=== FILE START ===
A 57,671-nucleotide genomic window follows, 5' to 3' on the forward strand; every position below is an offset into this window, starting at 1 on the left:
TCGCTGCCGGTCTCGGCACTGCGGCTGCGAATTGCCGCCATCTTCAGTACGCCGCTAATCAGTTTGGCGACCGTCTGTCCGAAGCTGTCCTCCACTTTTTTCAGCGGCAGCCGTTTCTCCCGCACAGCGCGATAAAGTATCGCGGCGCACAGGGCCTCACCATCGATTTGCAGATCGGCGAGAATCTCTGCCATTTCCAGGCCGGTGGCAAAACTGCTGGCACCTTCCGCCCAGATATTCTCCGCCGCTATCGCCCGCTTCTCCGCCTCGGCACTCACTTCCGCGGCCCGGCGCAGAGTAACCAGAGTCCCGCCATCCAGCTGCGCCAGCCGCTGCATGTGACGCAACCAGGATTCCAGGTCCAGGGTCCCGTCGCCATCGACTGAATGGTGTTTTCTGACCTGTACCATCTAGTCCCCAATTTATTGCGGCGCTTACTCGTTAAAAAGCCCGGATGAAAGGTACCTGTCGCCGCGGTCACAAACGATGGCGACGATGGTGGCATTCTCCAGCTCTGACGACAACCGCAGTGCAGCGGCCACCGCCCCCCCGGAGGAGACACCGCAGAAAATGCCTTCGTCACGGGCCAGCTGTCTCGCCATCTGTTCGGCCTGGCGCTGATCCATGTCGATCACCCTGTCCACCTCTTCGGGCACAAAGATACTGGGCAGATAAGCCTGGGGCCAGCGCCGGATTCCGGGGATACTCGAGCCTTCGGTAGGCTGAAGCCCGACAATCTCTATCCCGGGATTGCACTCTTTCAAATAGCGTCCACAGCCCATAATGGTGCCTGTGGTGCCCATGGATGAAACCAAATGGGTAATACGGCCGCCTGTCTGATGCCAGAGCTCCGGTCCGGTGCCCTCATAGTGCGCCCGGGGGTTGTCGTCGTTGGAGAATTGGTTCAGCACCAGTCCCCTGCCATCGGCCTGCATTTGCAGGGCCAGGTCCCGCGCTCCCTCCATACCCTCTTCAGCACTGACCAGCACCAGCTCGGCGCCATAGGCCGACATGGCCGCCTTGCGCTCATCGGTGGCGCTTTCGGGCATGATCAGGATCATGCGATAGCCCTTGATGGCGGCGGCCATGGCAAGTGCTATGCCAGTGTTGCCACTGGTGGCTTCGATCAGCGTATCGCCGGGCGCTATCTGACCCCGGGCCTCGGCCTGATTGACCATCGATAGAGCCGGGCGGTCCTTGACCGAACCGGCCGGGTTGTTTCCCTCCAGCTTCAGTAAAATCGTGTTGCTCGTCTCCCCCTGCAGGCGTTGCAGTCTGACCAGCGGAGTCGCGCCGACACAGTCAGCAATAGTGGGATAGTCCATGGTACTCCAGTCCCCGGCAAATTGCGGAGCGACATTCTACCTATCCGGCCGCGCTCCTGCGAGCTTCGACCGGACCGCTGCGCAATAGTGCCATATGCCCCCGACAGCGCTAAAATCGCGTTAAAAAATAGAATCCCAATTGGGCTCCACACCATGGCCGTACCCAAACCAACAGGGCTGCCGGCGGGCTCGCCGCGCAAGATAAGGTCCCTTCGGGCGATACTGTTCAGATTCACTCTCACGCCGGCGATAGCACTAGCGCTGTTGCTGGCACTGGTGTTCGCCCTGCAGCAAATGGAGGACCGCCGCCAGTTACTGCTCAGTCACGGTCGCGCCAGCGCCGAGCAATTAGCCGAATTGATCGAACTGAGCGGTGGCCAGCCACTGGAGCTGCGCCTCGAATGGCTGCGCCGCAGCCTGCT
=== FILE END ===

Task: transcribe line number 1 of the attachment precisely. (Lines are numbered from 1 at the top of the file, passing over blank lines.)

A 57,671-nucleotide genomic window follows, 5' to 3' on the forward strand; every position below is an offset into this window, starting at 1 on the left: